I was unable to find any examples shown from the book online....but I can
tell you what I have done for Korean pottery. I know they also made coil
vessels from thick flattened coils of clay. These coils would be added and
the walls thinned as they go. The potters would even toss the coils over
their shoulders as they worked. The coils were added on the potters wheel. I
had my students roll out a thick slab - cut the slab into strips then add
those as they would add a coil - buy scoring and applying slip. The thick
slab/coils were them smoothed together and walls thinned. This is a fairly
quick way to build a pot - much faster than rolling out individual snake
like coils--my high school and middle school students made rather large
traditonal forms this way -- you could make them smaller for fifth grade
(tip for younger students: start the base in a styrofoam bowl or cool whip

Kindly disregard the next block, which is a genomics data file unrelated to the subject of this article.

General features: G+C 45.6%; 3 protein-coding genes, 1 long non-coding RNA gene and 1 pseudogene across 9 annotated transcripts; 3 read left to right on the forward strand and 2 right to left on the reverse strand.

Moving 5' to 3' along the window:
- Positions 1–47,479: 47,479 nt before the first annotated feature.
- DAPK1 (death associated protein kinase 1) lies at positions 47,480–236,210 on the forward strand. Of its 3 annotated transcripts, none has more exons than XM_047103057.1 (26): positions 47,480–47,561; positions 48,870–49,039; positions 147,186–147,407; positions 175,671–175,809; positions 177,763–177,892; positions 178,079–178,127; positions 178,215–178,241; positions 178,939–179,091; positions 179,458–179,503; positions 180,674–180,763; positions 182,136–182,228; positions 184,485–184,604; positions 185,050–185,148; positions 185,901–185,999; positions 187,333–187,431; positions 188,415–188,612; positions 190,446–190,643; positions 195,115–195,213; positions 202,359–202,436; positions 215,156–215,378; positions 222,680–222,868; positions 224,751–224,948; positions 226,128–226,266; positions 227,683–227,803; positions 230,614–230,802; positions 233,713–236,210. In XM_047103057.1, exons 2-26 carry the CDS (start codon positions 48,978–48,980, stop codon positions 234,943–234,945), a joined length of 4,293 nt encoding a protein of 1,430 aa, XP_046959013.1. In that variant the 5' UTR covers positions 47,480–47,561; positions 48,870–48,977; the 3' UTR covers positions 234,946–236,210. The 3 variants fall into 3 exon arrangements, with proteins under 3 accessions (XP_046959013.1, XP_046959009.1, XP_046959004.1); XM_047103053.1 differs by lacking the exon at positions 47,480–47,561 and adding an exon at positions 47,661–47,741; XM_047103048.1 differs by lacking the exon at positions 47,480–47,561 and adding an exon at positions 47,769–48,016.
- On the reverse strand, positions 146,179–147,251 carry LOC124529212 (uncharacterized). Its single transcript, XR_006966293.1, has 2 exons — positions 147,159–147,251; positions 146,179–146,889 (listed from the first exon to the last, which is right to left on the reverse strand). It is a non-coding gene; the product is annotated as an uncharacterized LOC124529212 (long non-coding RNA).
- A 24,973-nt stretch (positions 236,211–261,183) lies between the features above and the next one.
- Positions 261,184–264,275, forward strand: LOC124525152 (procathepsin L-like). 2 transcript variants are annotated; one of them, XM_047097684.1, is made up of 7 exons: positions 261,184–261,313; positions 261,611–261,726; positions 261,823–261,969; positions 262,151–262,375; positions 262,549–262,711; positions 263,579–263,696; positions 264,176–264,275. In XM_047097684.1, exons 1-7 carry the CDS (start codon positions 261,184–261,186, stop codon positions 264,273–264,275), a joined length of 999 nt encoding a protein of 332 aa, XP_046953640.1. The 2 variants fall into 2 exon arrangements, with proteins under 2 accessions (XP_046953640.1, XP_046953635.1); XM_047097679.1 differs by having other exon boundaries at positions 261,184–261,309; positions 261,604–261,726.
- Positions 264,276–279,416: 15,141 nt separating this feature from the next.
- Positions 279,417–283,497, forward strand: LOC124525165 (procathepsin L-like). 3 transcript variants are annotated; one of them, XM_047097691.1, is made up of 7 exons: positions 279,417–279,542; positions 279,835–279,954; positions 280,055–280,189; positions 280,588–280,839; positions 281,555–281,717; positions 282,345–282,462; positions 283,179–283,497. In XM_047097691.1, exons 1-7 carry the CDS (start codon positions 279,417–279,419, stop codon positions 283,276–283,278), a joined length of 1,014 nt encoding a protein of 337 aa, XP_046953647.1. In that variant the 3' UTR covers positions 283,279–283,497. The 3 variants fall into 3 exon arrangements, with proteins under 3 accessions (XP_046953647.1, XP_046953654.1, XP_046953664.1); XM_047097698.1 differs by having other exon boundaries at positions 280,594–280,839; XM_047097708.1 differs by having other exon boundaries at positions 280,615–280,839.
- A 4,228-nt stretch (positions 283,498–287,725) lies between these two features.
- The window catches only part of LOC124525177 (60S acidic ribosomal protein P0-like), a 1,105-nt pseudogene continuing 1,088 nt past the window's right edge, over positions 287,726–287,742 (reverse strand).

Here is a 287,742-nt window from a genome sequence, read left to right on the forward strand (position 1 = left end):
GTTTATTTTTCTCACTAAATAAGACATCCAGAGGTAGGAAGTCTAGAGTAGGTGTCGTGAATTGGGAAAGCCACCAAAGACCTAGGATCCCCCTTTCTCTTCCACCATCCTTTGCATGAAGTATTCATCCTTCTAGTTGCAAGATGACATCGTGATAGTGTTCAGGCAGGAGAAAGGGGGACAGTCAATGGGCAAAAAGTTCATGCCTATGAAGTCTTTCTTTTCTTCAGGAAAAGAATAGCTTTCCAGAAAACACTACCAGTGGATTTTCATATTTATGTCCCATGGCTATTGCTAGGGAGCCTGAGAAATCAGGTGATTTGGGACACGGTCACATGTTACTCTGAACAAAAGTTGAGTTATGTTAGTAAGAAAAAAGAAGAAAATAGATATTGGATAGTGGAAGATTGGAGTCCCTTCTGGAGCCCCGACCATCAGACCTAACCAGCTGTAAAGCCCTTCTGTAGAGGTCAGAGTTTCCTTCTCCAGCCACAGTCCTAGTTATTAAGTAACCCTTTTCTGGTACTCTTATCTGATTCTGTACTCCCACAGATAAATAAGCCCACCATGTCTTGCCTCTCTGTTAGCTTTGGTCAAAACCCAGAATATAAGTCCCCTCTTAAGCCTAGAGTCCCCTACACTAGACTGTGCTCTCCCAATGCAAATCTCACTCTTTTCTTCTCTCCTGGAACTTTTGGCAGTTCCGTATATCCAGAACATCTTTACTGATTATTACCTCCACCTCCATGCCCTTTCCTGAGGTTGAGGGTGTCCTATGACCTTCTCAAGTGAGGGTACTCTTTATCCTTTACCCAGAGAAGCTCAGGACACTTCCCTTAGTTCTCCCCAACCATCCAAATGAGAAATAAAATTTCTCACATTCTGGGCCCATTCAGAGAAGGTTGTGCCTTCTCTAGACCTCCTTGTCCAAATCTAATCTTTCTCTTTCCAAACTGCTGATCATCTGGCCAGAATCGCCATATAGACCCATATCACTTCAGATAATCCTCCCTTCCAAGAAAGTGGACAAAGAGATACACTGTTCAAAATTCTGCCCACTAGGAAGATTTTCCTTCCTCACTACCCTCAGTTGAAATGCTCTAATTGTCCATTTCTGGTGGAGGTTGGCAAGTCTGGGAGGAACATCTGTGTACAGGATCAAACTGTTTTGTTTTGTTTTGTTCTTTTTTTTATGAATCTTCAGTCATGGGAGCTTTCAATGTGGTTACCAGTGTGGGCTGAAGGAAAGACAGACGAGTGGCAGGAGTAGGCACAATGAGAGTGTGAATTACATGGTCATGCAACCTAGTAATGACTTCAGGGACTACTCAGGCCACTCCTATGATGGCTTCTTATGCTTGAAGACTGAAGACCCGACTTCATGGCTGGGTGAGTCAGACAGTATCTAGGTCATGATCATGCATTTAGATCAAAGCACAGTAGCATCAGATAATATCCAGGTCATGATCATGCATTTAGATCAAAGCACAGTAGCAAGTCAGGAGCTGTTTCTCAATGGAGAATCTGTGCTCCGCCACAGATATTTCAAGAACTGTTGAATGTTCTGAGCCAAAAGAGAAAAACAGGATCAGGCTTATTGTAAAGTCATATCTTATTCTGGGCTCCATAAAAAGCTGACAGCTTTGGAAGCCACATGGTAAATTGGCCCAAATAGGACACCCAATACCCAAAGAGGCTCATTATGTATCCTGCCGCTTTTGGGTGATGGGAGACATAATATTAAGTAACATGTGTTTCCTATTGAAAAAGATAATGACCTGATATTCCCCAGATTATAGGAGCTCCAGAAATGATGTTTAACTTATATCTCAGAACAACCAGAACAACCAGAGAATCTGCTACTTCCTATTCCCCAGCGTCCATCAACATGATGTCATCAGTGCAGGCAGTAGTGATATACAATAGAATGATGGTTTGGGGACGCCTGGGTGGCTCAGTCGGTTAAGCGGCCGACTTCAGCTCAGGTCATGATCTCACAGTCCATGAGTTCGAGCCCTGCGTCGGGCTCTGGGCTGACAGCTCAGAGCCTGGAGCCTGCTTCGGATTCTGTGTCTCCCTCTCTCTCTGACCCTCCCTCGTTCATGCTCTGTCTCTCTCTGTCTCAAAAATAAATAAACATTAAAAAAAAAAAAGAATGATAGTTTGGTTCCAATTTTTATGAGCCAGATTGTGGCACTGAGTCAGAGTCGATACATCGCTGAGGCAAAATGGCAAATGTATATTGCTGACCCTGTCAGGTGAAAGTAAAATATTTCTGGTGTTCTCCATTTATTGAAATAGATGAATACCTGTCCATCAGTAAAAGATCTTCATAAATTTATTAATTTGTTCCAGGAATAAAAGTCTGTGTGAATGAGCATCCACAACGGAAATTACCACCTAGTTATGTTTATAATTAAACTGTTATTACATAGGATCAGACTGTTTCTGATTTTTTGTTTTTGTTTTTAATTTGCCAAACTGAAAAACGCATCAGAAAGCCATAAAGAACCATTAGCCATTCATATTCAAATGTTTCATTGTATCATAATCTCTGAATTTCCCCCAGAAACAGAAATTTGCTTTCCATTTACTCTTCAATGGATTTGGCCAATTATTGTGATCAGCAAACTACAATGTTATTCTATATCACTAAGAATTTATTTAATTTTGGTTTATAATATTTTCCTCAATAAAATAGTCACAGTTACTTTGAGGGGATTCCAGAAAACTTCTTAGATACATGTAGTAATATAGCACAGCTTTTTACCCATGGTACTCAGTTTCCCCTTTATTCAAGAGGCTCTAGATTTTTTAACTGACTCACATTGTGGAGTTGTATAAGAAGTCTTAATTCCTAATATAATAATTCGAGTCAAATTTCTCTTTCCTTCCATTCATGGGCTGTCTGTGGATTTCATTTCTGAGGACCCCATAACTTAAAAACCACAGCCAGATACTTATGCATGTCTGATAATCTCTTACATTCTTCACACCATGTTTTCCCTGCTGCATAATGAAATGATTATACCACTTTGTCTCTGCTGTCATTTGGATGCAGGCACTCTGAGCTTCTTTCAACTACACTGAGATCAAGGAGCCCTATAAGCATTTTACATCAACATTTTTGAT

bowl to give extra support). We glazed ours then with turquoise green glaze
that I diluted quite a bit with clear glaze -- this gave a finished result
resembling the Celedon glazes of the oriental pieces. Many of the students
did surface carvings which really showed up nicely with the transparent
color. I wish I had pictures to show you....
Do I see the makings for a PowerPoint presentation?
Well...Ellen, I am glad you asked your question. I enjoyed my "journey"
----- Original Message -----
From: "Sears, Ellen" <ESears@Anchorage.k12.ky.us>
To: "ArtsEdNet Talk" <email@example.com>
Sent: Friday, March 07, 2003 12:19 PM
Subject: celadon lesson
> Sue Lin Park is visiting our school next month to talk about her Newberry
> winner - A Single Shard.
> I am taking the 5th graders to an art studio for a wheel demo and some
> time - but wanted to try a small activity on the celadon pottery mentioned
> in the book -
> Does anyone have a lesson to share? Technique to share that I can adapt?
> Other info?